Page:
Religion and Conspiracy Theories

Let me start with a disclaimer. This blog post is anecdotal and based on my subjective opinion–not any scientific studies or methodology. That being said, I think it’s interesting to consider the relationship between theism and credulity regarding conspiracy theories.

2020 has been a unique year for most of us–coronavirus is one part of that, certainly, but the US election cycle has been equally strange. Never before have I seen a president endorse conspiracy theories like Q Anon, Anti-WHO, and his own unevidenced claims about widespread election fraud.

I don’t actually think that Trump actually believes most of these things, but I do think he understands how much that motivates his supporters. He is much more concerned with his cult of personality than with the truth and his followers are often quick to dismiss any actual evidence and accept what he says regardless of how little it comports with reality.

What does that have to do with religion? Well, the Christian right makes up a large proportion of the conservative movement in the United States and many Christians vote for Republican candidates independent of any specific actions or even policy positions. I think that some of the reason that some of these individuals are so willing to accept whatever Trump says in spite of the evidence to the contrary is that they are already conditioned to do so by their religion.

When you can accept religious claims on faith, without (or despite) any evidence, then that doesn’t stop with religion. It means that you can accept any claims on faith–how could you do otherwise? Certainly, some of this can be chalked up to cognitive dissonance but how many people can really think faith is only reliable regarding one proposition and be perfect thinkers that fully understand their biases and epistemology in every other situation? I think that even believers who are otherwise intelligent and rational are more susceptible to fall victim to this sort of “because an authority figure tells me so” acceptance of what many of us consider to be unbelievably ridiculous conspiracy theories because they are already primed to set aside their intellect and treat skepticism and doubt as dangerous (or even evil).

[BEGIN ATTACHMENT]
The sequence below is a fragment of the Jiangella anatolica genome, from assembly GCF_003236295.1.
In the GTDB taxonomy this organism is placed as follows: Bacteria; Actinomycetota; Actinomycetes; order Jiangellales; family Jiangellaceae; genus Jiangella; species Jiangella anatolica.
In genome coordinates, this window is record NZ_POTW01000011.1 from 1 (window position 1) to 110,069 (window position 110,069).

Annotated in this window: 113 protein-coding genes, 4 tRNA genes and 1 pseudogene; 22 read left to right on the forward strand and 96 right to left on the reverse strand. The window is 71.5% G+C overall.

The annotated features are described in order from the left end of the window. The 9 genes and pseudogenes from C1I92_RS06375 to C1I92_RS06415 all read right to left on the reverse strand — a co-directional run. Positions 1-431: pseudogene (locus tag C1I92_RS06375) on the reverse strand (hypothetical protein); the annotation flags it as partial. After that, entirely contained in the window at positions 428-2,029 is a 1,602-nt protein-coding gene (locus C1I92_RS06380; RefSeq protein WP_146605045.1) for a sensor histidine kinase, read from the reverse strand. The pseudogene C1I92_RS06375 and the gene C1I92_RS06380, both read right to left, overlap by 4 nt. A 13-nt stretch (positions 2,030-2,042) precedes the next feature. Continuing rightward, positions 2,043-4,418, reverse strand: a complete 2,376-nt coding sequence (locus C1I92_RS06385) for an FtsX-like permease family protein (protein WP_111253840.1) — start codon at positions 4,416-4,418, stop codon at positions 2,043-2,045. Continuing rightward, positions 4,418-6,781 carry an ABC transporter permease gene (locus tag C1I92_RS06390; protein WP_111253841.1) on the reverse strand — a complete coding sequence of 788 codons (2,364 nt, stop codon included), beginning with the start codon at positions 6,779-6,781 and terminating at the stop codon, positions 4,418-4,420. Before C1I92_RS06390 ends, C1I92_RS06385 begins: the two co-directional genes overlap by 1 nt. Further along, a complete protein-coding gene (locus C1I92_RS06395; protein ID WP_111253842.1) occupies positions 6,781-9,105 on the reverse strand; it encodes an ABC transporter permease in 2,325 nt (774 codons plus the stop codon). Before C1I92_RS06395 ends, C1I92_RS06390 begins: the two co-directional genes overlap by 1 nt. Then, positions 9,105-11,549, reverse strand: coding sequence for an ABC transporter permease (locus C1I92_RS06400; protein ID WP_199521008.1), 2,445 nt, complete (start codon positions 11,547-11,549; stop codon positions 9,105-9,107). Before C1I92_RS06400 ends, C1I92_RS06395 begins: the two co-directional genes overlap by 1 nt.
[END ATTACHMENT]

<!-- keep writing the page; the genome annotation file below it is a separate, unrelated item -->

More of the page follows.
Are their skeptical believers who don’t accept wild conspiracy theories because Trump says so? Of course! Are their credulous atheists who do accept them? Equally, yes. I am not trying to reduce this to “all theists are conspiracy theorists” at all. I just noticed that the trend for the religious to be more likely to accept conspiracy theories probably has its roots in how they perceive truth and their epistemology in general.

One comment

  1. I think part of the problem is that, at least for many evangelical Christians, there is little to distinguish their religious beliefs from their political beliefs. I would even go so far as to say that they blend so well together that they are virtually indistinguishable.

    The marriage between the Republican party and evangelical Christianity, some 40 years ago, has lead us to this place and I’m not sure what can be done to unwind the two short of letting it run its course and die.


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